Finally we have Alyssa Fishers fantastic journalism portfolio. This does two things really well, it highlights how relevant and up to date her work is with every post including a date. It’s also really easy to navigate. Something that can prove difficult for journalists (who are typical word nuts) to achieve.
Changing the theme of your WordPress blog will allow you to create a freelance portfolio style that’s right for your niche. If you’re struggling to find the right theme, then I’d always recommend checking out ThemeForest.
Add Your Recent Work & Testimonials
Once you create a freelance portfolio you’re going to want to add your recent work and testimonials from previous clients. You’ll find that no matter the niche every portfolio above features these two things.
Now you maybe saying to yourself, but I’ve got no recent work and no testimonials… and that’s ok. There’s three different ways you can go about getting some;
Speak To Friends & Family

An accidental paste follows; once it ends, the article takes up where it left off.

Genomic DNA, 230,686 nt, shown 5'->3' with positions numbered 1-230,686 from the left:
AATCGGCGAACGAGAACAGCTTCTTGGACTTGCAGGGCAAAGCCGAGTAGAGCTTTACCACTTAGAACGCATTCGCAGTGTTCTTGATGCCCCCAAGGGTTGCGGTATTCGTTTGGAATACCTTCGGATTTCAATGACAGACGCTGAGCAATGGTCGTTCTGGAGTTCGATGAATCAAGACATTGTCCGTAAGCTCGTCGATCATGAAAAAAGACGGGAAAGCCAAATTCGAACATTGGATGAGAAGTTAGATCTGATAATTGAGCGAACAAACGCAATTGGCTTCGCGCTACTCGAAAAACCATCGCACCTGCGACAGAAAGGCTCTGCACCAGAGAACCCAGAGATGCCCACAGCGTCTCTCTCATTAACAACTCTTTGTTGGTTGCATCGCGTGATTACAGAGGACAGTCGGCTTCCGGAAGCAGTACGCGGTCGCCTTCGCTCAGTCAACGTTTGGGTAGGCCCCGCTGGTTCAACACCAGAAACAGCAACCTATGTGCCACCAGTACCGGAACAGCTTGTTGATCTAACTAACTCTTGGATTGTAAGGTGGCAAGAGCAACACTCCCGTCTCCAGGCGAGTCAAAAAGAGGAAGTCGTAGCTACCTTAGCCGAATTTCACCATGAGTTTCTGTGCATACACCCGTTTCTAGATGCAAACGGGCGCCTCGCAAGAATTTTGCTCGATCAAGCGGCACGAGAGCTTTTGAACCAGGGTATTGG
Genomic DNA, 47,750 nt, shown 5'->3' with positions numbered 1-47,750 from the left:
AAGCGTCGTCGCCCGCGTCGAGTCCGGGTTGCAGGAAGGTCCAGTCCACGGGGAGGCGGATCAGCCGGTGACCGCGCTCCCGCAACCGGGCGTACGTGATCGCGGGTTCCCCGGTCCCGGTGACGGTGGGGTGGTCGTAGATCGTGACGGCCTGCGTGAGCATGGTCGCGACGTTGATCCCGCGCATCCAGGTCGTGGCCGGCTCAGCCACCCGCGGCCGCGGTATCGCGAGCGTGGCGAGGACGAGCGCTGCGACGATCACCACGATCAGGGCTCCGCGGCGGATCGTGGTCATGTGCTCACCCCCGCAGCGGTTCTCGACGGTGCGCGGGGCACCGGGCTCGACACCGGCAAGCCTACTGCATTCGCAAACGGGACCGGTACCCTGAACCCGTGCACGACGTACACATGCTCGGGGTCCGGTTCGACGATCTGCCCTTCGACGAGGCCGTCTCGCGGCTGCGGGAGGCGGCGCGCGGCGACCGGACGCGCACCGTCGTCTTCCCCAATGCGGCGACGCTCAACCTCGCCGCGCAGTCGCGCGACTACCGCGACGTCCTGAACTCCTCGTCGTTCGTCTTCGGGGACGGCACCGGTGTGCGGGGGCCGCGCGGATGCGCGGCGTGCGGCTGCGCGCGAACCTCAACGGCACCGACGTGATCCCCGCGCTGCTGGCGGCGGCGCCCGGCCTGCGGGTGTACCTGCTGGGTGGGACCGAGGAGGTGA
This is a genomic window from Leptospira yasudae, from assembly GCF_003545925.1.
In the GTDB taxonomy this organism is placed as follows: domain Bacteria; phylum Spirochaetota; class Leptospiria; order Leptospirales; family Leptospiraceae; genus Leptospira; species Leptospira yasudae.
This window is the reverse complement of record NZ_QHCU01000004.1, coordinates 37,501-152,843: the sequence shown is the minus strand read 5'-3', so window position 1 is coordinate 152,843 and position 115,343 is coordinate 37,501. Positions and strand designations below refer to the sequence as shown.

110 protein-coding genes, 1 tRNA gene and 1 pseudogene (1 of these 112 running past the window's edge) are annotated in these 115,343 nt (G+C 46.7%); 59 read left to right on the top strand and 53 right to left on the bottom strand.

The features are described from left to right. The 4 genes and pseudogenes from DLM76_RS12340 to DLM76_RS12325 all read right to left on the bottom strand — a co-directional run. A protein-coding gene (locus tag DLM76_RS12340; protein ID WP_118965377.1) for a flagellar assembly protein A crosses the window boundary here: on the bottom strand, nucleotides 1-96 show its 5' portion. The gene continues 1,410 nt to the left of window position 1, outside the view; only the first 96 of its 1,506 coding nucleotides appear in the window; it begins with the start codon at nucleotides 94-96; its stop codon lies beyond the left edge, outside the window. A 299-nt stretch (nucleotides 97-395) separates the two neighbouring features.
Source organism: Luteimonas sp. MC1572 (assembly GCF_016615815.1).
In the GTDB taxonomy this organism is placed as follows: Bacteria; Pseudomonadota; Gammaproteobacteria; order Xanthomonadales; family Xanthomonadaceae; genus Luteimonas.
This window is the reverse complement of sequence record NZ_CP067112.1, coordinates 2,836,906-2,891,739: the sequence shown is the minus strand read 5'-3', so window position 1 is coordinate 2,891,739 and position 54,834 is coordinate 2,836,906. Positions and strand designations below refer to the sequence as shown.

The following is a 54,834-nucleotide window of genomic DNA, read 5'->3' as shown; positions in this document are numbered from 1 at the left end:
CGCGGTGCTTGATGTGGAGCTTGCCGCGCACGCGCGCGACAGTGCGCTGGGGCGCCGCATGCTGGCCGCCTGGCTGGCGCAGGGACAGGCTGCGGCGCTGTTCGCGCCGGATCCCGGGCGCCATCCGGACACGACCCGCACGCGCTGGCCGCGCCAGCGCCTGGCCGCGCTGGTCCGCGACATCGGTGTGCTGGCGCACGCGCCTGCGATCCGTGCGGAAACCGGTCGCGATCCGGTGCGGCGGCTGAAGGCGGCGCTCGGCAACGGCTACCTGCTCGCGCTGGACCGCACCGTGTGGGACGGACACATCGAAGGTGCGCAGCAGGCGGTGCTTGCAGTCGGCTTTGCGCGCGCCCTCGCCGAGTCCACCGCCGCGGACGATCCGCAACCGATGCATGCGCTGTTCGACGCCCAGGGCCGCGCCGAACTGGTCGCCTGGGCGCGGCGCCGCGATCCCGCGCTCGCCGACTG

Drop an email to your friends and previous co-workers. Call your family. Explain that you’ve started your own business as a freelancer, explain the services and how you’re establishing yourself in the market and how you’re looking for work to feature in your portfolio and testimonials to share with potential clients. Explain that you’ll do the work either for free or at a heavy discount. There’s absolutely no shame in having your first freelance gig coming from your aunty who runs her own cleaning business.
Speak To Non-Profits
Non-profits are always looking for services. Try and align yourself with a non for profit you care about and ask if they require any of your services in return for a testimonial. Not only are you getting a testimonial and some work to feature on your portfolio, you’re helping a charity – what could be better?
Talk To A Local Business Owner
Local is always best. Check out the different shops, bars, restaurants etc. in your local area. Do you think you could help them design a better website? help them manage their social media? help them improve their marketing strategy?
Speak to them explaining how you might be able to help. If you have a relationship with the service (i.e. you eat / shop / drink there a lot, even better!)
Take note of their current situation and explain how you are able to improve it. Give them confidence by explaining exactly what you would do and again offer them a amazing discount or offer to do the work for free – or even in exchange for store credit!